We had to drop the linen closet sliding door, because when we redesigned the top floor bath, the door was moved and there is no longer enough space for the door to slide.

It will be a door like the one on the coat closet.

Door (and Window) Color
door and window color choices
Middle color

Nearly all the houses we’ve looked at have stained window frames, in a darker color. The question is how dark to go: look traditional, but fit the overall brightness of the house. We decided on a medium brown that should fit this balance.

French door panel: |
Barn door: |
Closet door: |
Other images: Copyright © Our Big Italian Adventure

Finding Your Niche

A nice design element you find in older houses and buildings is the wall niches. Called nicchia (plural nicchie) in Italian, they are often used to display a statue or another interesting object. We had seen these in other houses and felt they would be a nice thing to include in our house, but to a more utilitarian purpose.

example wall niche
Wall niche example

Because of the reinforced concrete framework of the house, the exterior walls are 40cm (16 inches) thick. That allows you to place some nice-sized niches in the wall without taking space from the rooms, replacing furniture or shelving.

We decided to include four nicchie, one in each bathroom and one in the study. The one in the study will be big enough and deep enough to act as a bookcase, while those in the bathroom will be smaller and shallower. All will have built-in wooden shelves, with the stain matching the lintels (as of now TBD.)

(One to-be-resolved issue related to the bathroom nicchie is whether they can be above the toilet, as we want them to be. The practice in Italy is to use toilet tanks that are inside the wall, so we’re not sure if the nicchie will fit there.)

drawing of bathroom niche for a house in Italy
Bathroom nicchia plan
Click image to enlarge
office niche for house in Italy
Office nicchia
Click image to enlarge
Some Costs

The bid we got from the carpenter for these was higher than I expected and hadn’t been provide for in the budget. Here’s how he presented it:

The niche shelving:

  • Four shelves to be made in solid 3.5cm oak, custom width and overhang detail, to 25cm deep. Timber to be aged and distressed as per house style
  • Delivery and mounting, included

Kevin.s comment: “Per Nicchia estimated job: €380, this price is good given the work, materials and desired look … note 4 niches = €1520, call it €1500 … note I will adjust prices downward if actuals are smaller.”

I did note to Kevin that only the office nicchia is supposed to be 25cm (10 in) deep. Those in the bathroom are planned at 15cm (6 in).

We may need to make some further adjustments to stay on budget.


In the original design, the front door, or portone, was planned to be a single solid door. We thought that this might make the entry hall too dark, so we decided to add an arch window over the door. (Having a solid arched door is expensive, so I’d guess an arched door with glass at the top would be very expensive.)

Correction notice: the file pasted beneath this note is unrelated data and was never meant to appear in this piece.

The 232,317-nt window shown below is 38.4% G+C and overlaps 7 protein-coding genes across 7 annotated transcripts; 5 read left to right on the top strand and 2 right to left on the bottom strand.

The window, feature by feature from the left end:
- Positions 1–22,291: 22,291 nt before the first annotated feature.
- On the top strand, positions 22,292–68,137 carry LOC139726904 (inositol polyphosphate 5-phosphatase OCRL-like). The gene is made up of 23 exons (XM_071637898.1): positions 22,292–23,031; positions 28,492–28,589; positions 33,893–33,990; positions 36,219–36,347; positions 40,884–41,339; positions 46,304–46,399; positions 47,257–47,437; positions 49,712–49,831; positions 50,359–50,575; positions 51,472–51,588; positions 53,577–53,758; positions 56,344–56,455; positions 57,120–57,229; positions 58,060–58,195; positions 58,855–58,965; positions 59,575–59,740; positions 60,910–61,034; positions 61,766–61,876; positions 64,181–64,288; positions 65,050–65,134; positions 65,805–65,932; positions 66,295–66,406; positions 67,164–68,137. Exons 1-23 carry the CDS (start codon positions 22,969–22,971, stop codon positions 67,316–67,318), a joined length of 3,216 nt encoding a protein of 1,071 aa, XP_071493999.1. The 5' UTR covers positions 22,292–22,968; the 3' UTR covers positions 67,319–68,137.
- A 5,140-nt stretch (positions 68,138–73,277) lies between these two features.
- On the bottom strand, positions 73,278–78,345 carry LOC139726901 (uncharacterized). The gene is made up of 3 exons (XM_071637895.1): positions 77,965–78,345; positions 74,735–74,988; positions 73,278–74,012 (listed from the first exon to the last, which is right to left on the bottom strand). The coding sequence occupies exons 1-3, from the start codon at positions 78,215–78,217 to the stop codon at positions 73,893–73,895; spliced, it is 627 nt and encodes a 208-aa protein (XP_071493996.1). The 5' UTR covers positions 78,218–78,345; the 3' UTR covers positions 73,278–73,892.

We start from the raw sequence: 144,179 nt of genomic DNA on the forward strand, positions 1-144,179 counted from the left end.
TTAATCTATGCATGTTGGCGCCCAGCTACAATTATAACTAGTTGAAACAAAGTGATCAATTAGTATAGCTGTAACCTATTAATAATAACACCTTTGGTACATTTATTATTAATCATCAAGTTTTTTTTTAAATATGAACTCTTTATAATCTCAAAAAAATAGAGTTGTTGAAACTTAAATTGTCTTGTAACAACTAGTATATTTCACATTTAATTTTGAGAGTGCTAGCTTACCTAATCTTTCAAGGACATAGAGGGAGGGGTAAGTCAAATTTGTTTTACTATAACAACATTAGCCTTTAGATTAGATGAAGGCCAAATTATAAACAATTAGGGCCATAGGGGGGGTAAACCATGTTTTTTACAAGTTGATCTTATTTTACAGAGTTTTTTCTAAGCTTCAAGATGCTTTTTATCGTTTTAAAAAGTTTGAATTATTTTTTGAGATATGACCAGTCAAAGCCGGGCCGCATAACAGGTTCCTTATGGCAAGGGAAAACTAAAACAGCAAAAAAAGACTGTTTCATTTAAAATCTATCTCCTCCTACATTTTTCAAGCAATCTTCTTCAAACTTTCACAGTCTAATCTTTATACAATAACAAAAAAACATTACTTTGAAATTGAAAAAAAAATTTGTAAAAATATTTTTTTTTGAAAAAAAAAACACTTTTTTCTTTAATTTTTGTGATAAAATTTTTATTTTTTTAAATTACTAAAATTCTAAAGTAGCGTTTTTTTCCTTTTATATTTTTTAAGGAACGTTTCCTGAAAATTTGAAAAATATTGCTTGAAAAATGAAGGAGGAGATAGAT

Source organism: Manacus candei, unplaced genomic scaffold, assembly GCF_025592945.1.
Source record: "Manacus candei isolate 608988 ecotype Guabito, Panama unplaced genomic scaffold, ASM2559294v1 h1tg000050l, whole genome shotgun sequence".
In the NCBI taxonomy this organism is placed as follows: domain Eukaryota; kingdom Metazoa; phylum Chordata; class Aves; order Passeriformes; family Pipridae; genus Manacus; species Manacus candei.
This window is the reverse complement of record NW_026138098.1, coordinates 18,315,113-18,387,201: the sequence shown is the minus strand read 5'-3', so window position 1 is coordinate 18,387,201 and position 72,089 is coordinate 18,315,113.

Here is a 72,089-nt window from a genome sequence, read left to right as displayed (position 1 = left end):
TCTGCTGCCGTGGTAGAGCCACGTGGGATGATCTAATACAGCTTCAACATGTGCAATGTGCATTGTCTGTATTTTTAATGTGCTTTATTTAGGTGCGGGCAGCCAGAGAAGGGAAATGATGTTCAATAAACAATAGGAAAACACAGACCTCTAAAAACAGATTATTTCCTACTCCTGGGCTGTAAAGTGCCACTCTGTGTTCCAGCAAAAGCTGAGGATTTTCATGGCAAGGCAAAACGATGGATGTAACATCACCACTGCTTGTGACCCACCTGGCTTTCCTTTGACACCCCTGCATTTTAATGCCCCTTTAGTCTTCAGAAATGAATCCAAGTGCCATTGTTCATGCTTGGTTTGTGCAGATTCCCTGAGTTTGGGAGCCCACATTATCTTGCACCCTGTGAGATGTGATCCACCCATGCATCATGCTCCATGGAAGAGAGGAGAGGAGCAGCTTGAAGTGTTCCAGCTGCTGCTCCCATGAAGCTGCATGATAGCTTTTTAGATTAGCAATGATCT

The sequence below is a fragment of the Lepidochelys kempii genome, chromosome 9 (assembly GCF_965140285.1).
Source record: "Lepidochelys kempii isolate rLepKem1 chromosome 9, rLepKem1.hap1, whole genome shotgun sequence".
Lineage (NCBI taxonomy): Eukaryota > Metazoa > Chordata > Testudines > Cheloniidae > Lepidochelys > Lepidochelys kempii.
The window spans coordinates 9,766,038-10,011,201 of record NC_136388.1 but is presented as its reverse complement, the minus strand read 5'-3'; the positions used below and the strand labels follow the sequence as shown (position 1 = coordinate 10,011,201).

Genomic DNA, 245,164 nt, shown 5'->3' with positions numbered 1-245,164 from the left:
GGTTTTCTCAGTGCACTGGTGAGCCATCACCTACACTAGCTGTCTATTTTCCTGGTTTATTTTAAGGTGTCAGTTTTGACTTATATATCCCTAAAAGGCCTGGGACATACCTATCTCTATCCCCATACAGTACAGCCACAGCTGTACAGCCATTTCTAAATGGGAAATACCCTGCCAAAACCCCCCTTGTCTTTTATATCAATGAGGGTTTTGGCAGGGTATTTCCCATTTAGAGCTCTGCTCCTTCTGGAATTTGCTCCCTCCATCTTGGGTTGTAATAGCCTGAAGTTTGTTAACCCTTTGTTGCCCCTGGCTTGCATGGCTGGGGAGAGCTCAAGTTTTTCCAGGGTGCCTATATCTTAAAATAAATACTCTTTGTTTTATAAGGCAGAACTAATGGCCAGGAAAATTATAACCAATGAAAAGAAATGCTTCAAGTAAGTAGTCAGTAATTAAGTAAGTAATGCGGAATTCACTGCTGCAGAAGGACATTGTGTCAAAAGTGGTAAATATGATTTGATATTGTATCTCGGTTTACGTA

tettoia example
Tettoia example
Click image to enlarge
portone with arched window above
Typical two-piece portone example, with arched window
Click image to enlarge

As we looked for examples to help us design this window, nearly all the examples were over a two-piece door, opening in the middle. As that seemed to be more traditional, we opted to use that style rather than a single door. Solid rectangular doors, with the arch window above.

On the exterior above the door we’ll have a small roof, called a tettoia.


We had to change the door decision. It turns out the opening is 110cm (43 in) instead of 140cm (55 in). That’s too narrow for a two-piece door. So we’re back on a one nice-sized rectangular door with the arched window above and the tettoia on the outside.

Portone: |
Tettoia: |

Getting Stoned

Houses in Le Marche are, as far as I know, either made of stone or concrete. (In new construction, there is the need to meet the earthquake requirements. Only older houses would have actual stone construction.)

stone walls in marche

Exterior Walls

The exterior of these concrete houses is finished one of two ways: with stone or with what is called “rendering”, which covers the exterior surface with a mixture of sand and cement. The rendering is often then painted a color, so you see a lot of red, yellow, and tan.

Rendering is the cheaper option. In fact, Kevin had proposed at one time that we might want to render the side of the house which will rarely be seen, the north side outside of the kitchen. (It’s not uncommon to see houses that are part stone, part rendered.)

We had no doubt that we wanted stone everywhere. It feels more traditional. So our exterior will be done in locally-quarried stone.

Interior Walls

In many restored houses which were originally all stone, they will use some of the stone that remains and use it on an interior wall. It’s a nice look, and one we’d like to have, too.

We plan to face the inside of the back wall of the main room with stone, ideally using some of the stone from the ruin.

Location of interior stone wall Click image to enlarge
Location of interior stone wall
Click image to enlarge

Interior stone wall: |
Other images: Copyright © Our Big Italian Adventure